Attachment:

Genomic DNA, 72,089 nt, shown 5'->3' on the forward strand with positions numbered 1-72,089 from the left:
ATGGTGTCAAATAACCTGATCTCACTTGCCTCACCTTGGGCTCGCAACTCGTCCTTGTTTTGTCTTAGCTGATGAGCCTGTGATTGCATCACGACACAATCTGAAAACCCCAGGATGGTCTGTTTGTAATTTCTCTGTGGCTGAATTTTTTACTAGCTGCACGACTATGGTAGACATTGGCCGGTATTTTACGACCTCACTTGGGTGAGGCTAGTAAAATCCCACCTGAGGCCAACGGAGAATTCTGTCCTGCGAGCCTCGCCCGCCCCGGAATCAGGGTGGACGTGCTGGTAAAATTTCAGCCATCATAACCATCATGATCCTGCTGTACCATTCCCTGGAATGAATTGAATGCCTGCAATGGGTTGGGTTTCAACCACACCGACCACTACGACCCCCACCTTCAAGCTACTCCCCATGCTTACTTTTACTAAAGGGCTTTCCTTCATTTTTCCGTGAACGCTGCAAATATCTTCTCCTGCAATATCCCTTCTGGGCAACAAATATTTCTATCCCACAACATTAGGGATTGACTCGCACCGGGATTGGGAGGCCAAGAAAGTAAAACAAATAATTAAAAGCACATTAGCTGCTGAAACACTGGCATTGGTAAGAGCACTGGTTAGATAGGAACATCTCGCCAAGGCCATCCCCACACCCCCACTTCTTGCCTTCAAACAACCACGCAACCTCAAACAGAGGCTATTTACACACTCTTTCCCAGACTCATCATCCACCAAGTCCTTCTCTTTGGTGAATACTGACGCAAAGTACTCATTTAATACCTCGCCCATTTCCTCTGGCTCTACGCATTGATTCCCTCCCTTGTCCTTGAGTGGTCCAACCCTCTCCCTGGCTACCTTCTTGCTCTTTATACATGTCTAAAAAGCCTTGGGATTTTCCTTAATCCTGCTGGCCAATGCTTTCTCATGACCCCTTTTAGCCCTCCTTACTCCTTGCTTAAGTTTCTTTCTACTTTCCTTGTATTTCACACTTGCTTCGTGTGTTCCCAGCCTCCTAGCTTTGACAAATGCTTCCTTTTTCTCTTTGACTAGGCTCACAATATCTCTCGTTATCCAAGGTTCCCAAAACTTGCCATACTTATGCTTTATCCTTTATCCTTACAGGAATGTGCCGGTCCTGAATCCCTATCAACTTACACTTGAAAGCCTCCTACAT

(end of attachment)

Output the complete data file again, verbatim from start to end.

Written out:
Genomic DNA, 72,089 nt, shown 5'->3' on the forward strand with positions numbered 1-72,089 from the left:
ATGGTGTCAAATAACCTGATCTCACTTGCCTCACCTTGGGCTCGCAACTCGTCCTTGTTTTGTCTTAGCTGATGAGCCTGTGATTGCATCACGACACAATCTGAAAACCCCAGGATGGTCTGTTTGTAATTTCTCTGTGGCTGAATTTTTTACTAGCTGCACGACTATGGTAGACATTGGCCGGTATTTTACGACCTCACTTGGGTGAGGCTAGTAAAATCCCACCTGAGGCCAACGGAGAATTCTGTCCTGCGAGCCTCGCCCGCCCCGGAATCAGGGTGGACGTGCTGGTAAAATTTCAGCCATCATAACCATCATGATCCTGCTGTACCATTCCCTGGAATGAATTGAATGCCTGCAATGGGTTGGGTTTCAACCACACCGACCACTACGACCCCCACCTTCAAGCTACTCCCCATGCTTACTTTTACTAAAGGGCTTTCCTTCATTTTTCCGTGAACGCTGCAAATATCTTCTCCTGCAATATCCCTTCTGGGCAACAAATATTTCTATCCCACAACATTAGGGATTGACTCGCACCGGGATTGGGAGGCCAAGAAAGTAAAACAAATAATTAAAAGCACATTAGCTGCTGAAACACTGGCATTGGTAAGAGCACTGGTTAGATAGGAACATCTCGCCAAGGCCATCCCCACACCCCCACTTCTTGCCTTCAAACAACCACGCAACCTCAAACAGAGGCTATTTACACACTCTTTCCCAGACTCATCATCCACCAAGTCCTTCTCTTTGGTGAATACTGACGCAAAGTACTCATTTAATACCTCGCCCATTTCCTCTGGCTCTACGCATTGATTCCCTCCCTTGTCCTTGAGTGGTCCAACCCTCTCCCTGGCTACCTTCTTGCTCTTTATACATGTCTAAAAAGCCTTGGGATTTTCCTTAATCCTGCTGGCCAATGCTTTCTCATGACCCCTTTTAGCCCTCCTTACTCCTTGCTTAAGTTTCTTTCTACTTTCCTTGTATTTCACACTTGCTTCGTGTGTTCCCAGCCTCCTAGCTTTGACAAATGCTTCCTTTTTCTCTTTGACTAGGCTCACAATATCTCTCGTTATCCAAGGTTCCCAAAACTTGCCATACTTATGCTTTATCCTTTATCCTTACAGGAATGTGCCGGTCCTGAATCCCTATCAACTTACACTTGAAAGCCTCCTACAT